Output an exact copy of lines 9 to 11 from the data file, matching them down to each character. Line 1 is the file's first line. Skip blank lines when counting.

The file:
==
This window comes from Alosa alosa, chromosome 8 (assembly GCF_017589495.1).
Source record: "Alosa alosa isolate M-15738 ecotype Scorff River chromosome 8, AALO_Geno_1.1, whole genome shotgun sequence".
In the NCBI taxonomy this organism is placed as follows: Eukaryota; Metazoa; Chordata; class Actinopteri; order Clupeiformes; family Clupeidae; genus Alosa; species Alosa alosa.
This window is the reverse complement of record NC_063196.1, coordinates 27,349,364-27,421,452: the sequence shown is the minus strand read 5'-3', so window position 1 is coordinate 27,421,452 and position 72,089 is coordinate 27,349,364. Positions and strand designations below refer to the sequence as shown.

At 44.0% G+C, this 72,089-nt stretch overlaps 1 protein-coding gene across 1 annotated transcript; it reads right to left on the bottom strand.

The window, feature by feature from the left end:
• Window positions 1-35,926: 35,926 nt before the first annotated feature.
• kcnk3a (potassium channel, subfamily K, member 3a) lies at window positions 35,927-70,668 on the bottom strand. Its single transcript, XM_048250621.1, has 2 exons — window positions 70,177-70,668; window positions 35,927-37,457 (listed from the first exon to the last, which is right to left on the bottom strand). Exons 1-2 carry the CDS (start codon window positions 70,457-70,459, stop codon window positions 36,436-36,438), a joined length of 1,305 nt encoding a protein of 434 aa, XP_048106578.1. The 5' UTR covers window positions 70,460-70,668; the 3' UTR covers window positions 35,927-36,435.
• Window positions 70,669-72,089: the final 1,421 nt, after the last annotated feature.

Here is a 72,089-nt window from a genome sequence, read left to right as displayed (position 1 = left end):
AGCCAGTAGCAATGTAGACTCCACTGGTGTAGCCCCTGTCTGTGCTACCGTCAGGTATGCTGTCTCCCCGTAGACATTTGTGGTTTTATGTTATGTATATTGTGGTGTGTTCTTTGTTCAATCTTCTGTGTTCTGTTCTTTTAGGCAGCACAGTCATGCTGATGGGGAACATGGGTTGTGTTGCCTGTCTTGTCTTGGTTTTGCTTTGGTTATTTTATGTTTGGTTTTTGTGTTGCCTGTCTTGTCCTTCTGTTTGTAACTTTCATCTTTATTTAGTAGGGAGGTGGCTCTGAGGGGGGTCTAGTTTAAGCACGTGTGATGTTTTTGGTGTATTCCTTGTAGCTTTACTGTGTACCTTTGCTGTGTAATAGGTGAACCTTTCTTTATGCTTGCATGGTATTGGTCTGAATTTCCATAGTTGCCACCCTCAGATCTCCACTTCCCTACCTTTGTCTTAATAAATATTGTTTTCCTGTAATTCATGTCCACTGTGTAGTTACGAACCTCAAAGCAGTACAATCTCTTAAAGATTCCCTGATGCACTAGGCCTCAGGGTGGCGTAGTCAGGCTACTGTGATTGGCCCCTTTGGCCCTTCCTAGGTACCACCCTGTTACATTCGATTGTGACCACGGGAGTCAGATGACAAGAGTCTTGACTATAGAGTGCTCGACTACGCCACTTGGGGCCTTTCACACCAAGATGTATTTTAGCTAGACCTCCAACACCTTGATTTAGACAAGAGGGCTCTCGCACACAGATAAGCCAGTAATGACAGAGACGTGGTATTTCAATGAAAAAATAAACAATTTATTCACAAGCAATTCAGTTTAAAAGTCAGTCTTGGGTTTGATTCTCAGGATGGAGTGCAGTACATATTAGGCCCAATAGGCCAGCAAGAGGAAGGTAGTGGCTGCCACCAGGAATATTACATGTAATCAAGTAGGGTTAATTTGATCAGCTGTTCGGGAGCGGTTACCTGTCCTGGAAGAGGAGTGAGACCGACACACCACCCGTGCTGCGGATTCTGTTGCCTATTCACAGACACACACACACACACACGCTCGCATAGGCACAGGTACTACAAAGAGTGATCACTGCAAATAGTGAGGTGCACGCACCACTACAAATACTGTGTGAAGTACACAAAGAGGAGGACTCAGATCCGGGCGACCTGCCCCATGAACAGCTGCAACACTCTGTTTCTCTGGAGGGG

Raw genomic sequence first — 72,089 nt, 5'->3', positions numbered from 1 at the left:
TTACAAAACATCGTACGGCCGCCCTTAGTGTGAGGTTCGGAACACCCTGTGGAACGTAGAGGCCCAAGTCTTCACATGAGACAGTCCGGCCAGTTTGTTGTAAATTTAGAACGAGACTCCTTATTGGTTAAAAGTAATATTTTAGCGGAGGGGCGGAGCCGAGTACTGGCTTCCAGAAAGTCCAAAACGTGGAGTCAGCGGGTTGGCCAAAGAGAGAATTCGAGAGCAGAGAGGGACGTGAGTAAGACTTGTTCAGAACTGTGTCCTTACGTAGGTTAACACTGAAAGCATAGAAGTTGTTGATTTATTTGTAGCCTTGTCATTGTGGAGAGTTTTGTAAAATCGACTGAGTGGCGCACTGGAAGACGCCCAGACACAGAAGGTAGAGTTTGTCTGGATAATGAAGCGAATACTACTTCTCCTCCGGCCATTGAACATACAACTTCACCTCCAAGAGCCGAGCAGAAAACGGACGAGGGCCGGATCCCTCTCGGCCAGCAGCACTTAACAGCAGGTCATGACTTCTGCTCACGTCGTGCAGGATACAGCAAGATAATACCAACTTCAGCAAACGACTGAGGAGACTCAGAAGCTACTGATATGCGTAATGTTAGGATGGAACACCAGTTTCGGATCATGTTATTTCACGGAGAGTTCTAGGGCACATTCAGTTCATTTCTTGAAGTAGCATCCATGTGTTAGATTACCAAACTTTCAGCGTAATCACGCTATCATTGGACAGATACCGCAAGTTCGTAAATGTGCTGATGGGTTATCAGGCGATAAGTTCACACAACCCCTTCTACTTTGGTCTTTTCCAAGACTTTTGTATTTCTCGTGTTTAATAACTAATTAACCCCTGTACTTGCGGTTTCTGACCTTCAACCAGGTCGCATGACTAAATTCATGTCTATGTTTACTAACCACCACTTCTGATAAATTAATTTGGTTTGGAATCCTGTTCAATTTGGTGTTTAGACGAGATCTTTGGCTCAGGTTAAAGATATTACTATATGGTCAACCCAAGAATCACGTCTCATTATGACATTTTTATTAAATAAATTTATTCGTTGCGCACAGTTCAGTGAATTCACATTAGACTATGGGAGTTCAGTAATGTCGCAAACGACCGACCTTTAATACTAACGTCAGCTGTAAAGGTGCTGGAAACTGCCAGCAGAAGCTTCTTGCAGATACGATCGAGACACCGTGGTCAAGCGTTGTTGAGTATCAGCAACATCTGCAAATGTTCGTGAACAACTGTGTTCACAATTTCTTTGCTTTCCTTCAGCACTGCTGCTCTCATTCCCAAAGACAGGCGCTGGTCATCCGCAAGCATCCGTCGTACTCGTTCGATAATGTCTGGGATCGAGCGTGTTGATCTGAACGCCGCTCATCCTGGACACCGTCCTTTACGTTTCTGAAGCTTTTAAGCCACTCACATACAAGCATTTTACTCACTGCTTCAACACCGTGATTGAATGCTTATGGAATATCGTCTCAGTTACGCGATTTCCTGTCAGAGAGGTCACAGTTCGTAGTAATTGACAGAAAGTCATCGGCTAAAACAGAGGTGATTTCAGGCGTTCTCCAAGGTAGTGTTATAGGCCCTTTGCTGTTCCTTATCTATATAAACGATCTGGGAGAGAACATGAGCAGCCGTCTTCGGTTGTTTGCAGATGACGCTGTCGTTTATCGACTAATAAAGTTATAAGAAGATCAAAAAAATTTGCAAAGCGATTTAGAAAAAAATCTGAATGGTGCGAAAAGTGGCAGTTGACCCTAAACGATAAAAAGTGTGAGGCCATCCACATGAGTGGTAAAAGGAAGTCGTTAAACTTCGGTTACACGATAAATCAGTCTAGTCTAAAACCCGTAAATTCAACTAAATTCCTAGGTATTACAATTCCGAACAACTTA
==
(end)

• Window positions 70,669-72,089: the final 1,421 nt, after the last annotated feature.

Here is a 72,089-nt window from a genome sequence, read left to right as displayed (position 1 = left end):
AGCCAGTAGCAATGTAGACTCCACTGGTGTAGCCCCTGTCTGTGCTACCGTCAGGTATGCTGTCTCCCCGTAGACATTTGTGGTTTTATGTTATGTATATTGTGGTGTGTTCTTTGTTCAATCTTCTGTGTTCTGTTCTTTTAGGCAGCACAGTCATGCTGATGGGGAACATGGGTTGTGTTGCCTGTCTTGTCTTGGTTTTGCTTTGGTTATTTTATGTTTGGTTTTTGTGTTGCCTGTCTTGTCCTTCTGTTTGTAACTTTCATCTTTATTTAGTAGGGAGGTGGCTCTGAGGGGGGTCTAGTTTAAGCACGTGTGATGTTTTTGGTGTATTCCTTGTAGCTTTACTGTGTACCTTTGCTGTGTAATAGGTGAACCTTTCTTTATGCTTGCATGGTATTGGTCTGAATTTCCATAGTTGCCACCCTCAGATCTCCACTTCCCTACCTTTGTCTTAATAAATATTGTTTTCCTGTAATTCATGTCCACTGTGTAGTTACGAACCTCAAAGCAGTACAATCTCTTAAAGATTCCCTGATGCACTAGGCCTCAGGGTGGCGTAGTCAGGCTACTGTGATTGGCCCCTTTGGCCCTTCCTAGGTACCACCCTGTTACATTCGATTGTGACCACGGGAGTCAGATGACAAGAGTCTTGACTATAGAGTGCTCGACTACGCCACTTGGGGCCTTTCACACCAAGATGTATTTTAGCTAGACCTCCAACACCTTGATTTAGACAAGAGGGCTCTCGCACACAGATAAGCCAGTAATGACAGAGACGTGGTATTTCAATGAAAAAATAAACAATTTATTCACAAGCAATTCAGTTTAAAAGTCAGTCTTGGGTTTGATTCTCAGGATGGAGTGCAGTACATATTAGGCCCAATAGGCCAGCAAGAGGAAGGTAGTGGCTGCCACCAGGAATATTACATGTAATCAAGTAGGGTTAATTTGATCAGCTGTTCGGGAGCGGTTACCTGTCCTGGAAGAGGAGTGAGACCGACACACCACCCGTGCTGCGGATTCTGTTGCCTATTCACAGACACACACACACACACACGCTCGCATAGGCACAGGTACTACAAAGAGTGATCACTGCAAATAGTGAGGTGCACGCACCACTACAAATACTGTGTGAAGTACACAAAGAGGAGGACTCAGATCCGGGCGACCTGCCCCATGAACAGCTGCAACACTCTGTTTCTCTGGAGGGG